Supporters of state legislation to require more prominent
disclosure of political donations in advertisements are
hoping that a bipartisan approach will bolster their
chances of passage in the Legislature.
Assemblywoman Julia Brownley, D-Santa Monica, and
Assemblyman Nathan Fletcher, R-San Diego, on Monday
announced a new version of the legislation a month after a
similar bill failed to garner the two-thirds supermajority
needed to modify the Political Reform Act.
Assembly Bill 1648, which was introduced last week, would
require political advertisements to identify their
top-three contributors of $10,000 or more along with
providing a website where voters would be able to obtain
more information about an ad's 10 largest backers.
It would apply to all television, radio, print and slate
mailers for candidates and ballot measures. Brownley, who
recently announced a congressional bid, said the goal was
to help Californians become better informed to "proudly
participate in an open and transparent Democracy."
The California DISCLOSE Act is part of fresh wave of
proposals by open government advocates following a U.S.
Supreme Court decision in 2010 that removed limits on
political spending by corporations, unions and individuals.
Speaking this month in San Diego, House Minority Leader
Nancy Pelosi urged support for "super Pac" transparency
legislation as a way to restore trust in the country's
institutions. Last year, a bill containing similar language
fell one vote short in the U.S. Senate.
The state bill came up two votes shy of the two-thirds vote
it needed, with Republican Don Wagner, R-Irvine, saying he
worried about running afoul of the 1st Amendment.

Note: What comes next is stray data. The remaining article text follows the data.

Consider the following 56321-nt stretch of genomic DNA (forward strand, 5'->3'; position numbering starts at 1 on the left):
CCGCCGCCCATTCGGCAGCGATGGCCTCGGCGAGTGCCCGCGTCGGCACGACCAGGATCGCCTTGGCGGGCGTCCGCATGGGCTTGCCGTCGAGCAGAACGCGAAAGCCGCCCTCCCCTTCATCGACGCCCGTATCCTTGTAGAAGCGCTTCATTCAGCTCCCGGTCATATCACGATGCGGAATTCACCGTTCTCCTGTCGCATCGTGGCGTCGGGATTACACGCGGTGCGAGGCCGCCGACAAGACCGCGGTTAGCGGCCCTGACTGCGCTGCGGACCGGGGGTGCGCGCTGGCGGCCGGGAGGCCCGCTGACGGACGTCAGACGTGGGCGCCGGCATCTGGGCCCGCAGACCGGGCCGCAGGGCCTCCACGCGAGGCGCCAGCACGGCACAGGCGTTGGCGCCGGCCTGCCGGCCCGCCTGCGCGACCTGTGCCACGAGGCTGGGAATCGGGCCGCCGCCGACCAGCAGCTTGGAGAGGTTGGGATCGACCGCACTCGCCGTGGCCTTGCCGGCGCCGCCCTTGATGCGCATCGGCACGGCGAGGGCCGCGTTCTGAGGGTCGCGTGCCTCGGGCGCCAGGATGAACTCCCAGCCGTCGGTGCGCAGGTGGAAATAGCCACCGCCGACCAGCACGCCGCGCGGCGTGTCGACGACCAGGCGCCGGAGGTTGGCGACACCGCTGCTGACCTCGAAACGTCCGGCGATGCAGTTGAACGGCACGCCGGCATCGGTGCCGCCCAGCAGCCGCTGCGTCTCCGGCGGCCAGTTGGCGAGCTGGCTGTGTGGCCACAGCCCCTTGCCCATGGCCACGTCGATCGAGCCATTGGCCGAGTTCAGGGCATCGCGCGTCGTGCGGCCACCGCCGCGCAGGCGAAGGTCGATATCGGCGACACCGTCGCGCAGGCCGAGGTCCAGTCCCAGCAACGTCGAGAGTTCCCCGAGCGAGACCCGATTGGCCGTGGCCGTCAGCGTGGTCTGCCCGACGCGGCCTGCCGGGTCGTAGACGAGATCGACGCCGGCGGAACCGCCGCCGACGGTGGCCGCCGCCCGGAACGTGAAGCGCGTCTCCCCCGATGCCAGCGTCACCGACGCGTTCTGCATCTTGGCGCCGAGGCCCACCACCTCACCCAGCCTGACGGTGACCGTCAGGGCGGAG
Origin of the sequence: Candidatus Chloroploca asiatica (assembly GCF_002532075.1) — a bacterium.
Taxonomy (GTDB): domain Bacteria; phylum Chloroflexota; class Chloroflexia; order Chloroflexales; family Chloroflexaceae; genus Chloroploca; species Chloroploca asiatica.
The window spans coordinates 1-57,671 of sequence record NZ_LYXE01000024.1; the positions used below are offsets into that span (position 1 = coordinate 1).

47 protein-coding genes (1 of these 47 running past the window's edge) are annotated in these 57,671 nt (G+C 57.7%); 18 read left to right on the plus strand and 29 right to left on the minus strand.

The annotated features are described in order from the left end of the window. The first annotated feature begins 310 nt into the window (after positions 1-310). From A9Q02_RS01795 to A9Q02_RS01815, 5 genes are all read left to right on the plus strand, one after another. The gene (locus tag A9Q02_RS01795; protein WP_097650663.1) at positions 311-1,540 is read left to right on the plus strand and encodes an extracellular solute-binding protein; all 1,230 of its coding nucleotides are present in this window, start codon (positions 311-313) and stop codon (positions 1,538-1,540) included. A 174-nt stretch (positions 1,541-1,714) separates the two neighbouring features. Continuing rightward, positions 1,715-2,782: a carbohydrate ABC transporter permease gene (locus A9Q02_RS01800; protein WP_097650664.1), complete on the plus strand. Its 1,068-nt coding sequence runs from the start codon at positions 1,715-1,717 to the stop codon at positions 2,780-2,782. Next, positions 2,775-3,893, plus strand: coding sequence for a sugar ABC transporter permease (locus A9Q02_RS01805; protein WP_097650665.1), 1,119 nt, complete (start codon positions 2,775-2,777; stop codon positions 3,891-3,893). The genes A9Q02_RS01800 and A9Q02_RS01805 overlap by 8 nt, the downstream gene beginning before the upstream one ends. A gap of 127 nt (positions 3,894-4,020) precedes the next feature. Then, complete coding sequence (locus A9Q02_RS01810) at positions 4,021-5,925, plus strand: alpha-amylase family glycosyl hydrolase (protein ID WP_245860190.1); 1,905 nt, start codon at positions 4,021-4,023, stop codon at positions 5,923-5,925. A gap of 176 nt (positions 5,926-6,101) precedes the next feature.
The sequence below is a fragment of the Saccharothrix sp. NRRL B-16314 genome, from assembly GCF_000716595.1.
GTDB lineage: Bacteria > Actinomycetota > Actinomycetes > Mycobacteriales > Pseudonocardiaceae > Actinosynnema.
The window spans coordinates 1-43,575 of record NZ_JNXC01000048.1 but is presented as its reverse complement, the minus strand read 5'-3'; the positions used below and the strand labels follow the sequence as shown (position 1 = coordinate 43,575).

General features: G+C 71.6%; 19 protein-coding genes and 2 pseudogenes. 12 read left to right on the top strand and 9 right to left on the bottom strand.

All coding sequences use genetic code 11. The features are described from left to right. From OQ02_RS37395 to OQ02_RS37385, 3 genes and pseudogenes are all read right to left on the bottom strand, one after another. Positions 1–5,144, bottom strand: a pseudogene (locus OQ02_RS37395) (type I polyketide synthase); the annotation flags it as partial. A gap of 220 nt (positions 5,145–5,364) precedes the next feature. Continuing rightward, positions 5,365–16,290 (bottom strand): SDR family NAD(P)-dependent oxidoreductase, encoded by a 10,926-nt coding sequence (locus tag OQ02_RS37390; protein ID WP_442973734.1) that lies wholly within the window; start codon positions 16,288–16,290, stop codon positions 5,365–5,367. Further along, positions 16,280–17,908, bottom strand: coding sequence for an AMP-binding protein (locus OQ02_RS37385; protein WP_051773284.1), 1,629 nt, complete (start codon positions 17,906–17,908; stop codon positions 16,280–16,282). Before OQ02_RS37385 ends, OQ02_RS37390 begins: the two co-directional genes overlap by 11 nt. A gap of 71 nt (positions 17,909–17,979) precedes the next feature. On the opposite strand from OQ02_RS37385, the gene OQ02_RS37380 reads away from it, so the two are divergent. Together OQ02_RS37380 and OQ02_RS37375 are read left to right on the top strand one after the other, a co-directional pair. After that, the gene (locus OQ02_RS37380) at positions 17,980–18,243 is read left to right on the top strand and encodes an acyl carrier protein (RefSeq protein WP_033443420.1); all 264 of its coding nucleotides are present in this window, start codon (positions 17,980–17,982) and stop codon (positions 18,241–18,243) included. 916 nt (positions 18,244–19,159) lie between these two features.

One Democrat did not support the bill while Fletcher was
the only Republican voting in favor. Despite garnering the
support of more than 300 organizations, he said it was
ultimately scuttled by insiders and defenders of the status
"However, we can't let that stand in the way of doing the
right thing," said Fletcher, who is running for mayor of
San Diego. "People have a right to know who is funding
political campaigns and where true support or opposition is
really coming from. And they have a right to know this
information as they are watching the ad in real time."
The Political Reform Act of 1974 requires regular reports
of political contributions to be filed with the Secretary
of State. Fletcher said the information is often
unmanageable to the public because disclosures could be
presented in a way that distorts the top funders. He added
that CalAccess, the online clearinghouse for campaign
disclosures, has had well-documented problems with
Supporters of the bill including California Common Cause
and California Church IMPACT have secured the support of
the Democratic lawmaker and need just one additional vote.
The alternative, Brownley said, is going to the ballot.